by DAVID AXE
The U.S. Navy hospital ship USNS Mercy will use techniques and technology developed for amphibious operations to boost her ability to see patients in remote, under-developed Pacific countries. On May 1, USNS Mercy embarked on a five-month cruise, delivering free medical care to communities in Vietnam, Cambodia, Indonesia, East Timor, Palau and Papua New Guinea.
USNS Mercy and her East Coast sister ship USNS Comfort were designed to treat injured Marines during beach assaults. In those scenarios, large numbers of helicopters, based on accompanying assault ships, would transfer the patients to the hospital ships. Instead, in recent years USNS Mercy and USNS Comfort have been used almost exclusively for humanitaran and disaster-relief missions, with no assault ships alongside. The only helicopters are the handful assigned to the hospital ship. That has forced planners to find other ways of bringing patients to the vessel.
“I’m not sure of the ship’s capability to move large cargo,” said Lieutenant Landon McKinley, an MH-60 helicopter pilot assigned to the USNS Comfort last year. “If the ship is in port, there are no issues, we can bring the cargo to the deck and crane it off.” The shabby port infrastructure in many Pacific countries means craning directly ashore is often impossible. The hospital ship must get cargo into boats that then undertake a shuttle between ship and shore.
Problem is, craning items from the 40,000-ton ship to a small boat can be difficult, especially in rough waters. “Getting supplies off the deck and onto a boat — I’m not sure how feasible that is,” McKinley said. It’s even less feasible when the “cargo” is human beings, often in poor health.
Mercy’s solution is to treat patients like rolling stock. In amphibious operations, roll-on cargo vessels will carry on their decks pieces of heavy-duty “lighterage” — basically, motorized causeways — that they can crane into the water to function as a bridge between the large ship and landing craft. Vehicles drive directly out of a side door, onto the lighterage and then into the landing craft. The lighterage is simply an interface (see image above).
Captain Lisa Franchetti, the commodore on USNS Mercy, describes her ship’s lighterage as “almost like a resting barge.” “Basically, Mercy has a platform that we place down in the water — a large platform that the crane lowers down. It’s centered off the large port door.” The ship has her own utility boats that can handle the shuttle, using the lighterage as a pier. In Vietnam and Cambodia, USNS Mercy will also work with utlity boats from a Japanese navy vessel. In East Timor and Papua New Guinea, the Australian navy will provide heavy landing craft. These craft will handle ship-patient transfers, freeing up the choppers for inland missions.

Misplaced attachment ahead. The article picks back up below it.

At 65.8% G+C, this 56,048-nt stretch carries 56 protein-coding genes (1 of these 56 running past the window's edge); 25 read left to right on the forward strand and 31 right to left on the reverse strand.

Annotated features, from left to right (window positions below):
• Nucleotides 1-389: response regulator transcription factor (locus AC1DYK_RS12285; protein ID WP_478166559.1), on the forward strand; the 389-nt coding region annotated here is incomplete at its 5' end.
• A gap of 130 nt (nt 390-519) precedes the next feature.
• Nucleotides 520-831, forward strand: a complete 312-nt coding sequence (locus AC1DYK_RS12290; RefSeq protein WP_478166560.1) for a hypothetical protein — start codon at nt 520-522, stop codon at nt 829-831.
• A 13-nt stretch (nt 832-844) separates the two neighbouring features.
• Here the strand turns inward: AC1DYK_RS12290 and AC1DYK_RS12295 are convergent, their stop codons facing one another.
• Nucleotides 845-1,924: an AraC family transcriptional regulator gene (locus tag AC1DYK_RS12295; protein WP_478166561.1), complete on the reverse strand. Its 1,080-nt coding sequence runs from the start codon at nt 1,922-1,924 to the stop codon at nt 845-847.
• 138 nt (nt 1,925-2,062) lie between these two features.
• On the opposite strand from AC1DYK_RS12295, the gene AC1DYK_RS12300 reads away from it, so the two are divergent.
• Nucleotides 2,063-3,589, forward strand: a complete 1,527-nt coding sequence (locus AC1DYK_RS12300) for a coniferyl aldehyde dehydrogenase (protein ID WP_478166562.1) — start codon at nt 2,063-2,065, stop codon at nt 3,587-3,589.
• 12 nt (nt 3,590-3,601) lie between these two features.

Lighterage was in use as early as World War II, when invasion forces needed to transfer heavy material straight to beachheads where no port facilities were available. The use of lighterage in a humanitarian context got a big boost during relief operations off of Haiti this January and February.
After the devastating January earthquake, the Navy mobilized the transport USNS 1st Lt. Jack Lummus from its civilian-manned sealift fleet. The 675-foot, 40,000-ton container ship loaded: 120 pallets of supplies from USAID, another 90 pallets from the Federal Emergency Management Agency, 24,000 gallons of gasoline, 24,000 gallons of diesel fuel, three Army port-repair kits and a slew of Marine Corps trucks and construction vehicles.
In a single trip between Florida and Haiti, the ship carried more cargo than 400 heavy-lift airplanes — and unloaded it far faster, thanks to her on-board lighterage. USNS 1st Lt. Jack Lummus arrived off Haiti on January 21, 2010. She craned the lighterage barges into the water. Some lingered while at least one other — a sort of pontoon — raced to shore and jammed through the surf and up onto the beach. While sailors secured this pontoon pier, crane operators aboard USNS 1st Lt. Jack Lummus eased containers over the side and onto the waiting lighterage barges.
The ship also dropped a ramp installed on her tall, blocky stern, opening a wide passageway into her vehicle deck. The lighterage crews carefully aligned their ungainly craft with the ramp, and held them there while vehicles rolled from the ship to the barges. The lighterage chugged toward the beachhead and sidled up to the pontoon. A wheeled container handler picked up the containers and moved them ashore while vehicles drove right off the lighterage, down the pontoon and into action.
For USNS Mercy, lighterage “tends to be more of a volume issue,” Franchetti said. “We think with extra assets, we will continue to be able to support the volume of folks coming to and from Mercy.” And that means more medical procedures, more lives saved and greater influence for the United States among poor Pacific nations.